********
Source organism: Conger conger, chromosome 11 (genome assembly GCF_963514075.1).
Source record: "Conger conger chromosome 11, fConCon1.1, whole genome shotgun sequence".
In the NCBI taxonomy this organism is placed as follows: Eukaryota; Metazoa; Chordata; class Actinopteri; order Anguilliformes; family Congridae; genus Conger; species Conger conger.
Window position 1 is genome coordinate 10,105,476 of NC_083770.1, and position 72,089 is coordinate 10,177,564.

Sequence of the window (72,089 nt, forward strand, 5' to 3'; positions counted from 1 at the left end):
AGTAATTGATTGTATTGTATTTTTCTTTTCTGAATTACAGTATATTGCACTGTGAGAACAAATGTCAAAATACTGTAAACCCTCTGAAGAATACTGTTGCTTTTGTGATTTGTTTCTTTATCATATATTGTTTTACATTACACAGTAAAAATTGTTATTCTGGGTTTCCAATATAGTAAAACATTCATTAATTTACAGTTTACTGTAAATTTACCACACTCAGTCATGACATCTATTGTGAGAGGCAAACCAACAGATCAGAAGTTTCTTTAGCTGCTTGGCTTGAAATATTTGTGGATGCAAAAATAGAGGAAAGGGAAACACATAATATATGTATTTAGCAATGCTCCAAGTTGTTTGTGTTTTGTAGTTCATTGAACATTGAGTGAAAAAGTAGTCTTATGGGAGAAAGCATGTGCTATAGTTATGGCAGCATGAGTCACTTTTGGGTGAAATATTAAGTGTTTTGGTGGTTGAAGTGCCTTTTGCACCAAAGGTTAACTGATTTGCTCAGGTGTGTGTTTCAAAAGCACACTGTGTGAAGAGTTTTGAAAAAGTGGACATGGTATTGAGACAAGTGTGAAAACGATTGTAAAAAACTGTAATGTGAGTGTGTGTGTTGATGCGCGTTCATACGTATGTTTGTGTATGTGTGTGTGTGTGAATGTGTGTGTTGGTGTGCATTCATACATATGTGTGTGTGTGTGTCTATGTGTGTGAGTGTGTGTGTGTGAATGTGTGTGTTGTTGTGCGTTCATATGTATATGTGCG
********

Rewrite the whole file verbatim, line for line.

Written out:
Source organism: Conger conger, chromosome 11 (genome assembly GCF_963514075.1).
Source record: "Conger conger chromosome 11, fConCon1.1, whole genome shotgun sequence".
In the NCBI taxonomy this organism is placed as follows: Eukaryota; Metazoa; Chordata; class Actinopteri; order Anguilliformes; family Congridae; genus Conger; species Conger conger.
Window position 1 is genome coordinate 10,105,476 of NC_083770.1, and position 72,089 is coordinate 10,177,564.

Sequence of the window (72,089 nt, forward strand, 5' to 3'; positions counted from 1 at the left end):
AGTAATTGATTGTATTGTATTTTTCTTTTCTGAATTACAGTATATTGCACTGTGAGAACAAATGTCAAAATACTGTAAACCCTCTGAAGAATACTGTTGCTTTTGTGATTTGTTTCTTTATCATATATTGTTTTACATTACACAGTAAAAATTGTTATTCTGGGTTTCCAATATAGTAAAACATTCATTAATTTACAGTTTACTGTAAATTTACCACACTCAGTCATGACATCTATTGTGAGAGGCAAACCAACAGATCAGAAGTTTCTTTAGCTGCTTGGCTTGAAATATTTGTGGATGCAAAAATAGAGGAAAGGGAAACACATAATATATGTATTTAGCAATGCTCCAAGTTGTTTGTGTTTTGTAGTTCATTGAACATTGAGTGAAAAAGTAGTCTTATGGGAGAAAGCATGTGCTATAGTTATGGCAGCATGAGTCACTTTTGGGTGAAATATTAAGTGTTTTGGTGGTTGAAGTGCCTTTTGCACCAAAGGTTAACTGATTTGCTCAGGTGTGTGTTTCAAAAGCACACTGTGTGAAGAGTTTTGAAAAAGTGGACATGGTATTGAGACAAGTGTGAAAACGATTGTAAAAAACTGTAATGTGAGTGTGTGTGTTGATGCGCGTTCATACGTATGTTTGTGTATGTGTGTGTGTGTGAATGTGTGTGTTGGTGTGCATTCATACATATGTGTGTGTGTGTGTCTATGTGTGTGAGTGTGTGTGTGTGAATGTGTGTGTTGTTGTGCGTTCATATGTATATGTGCG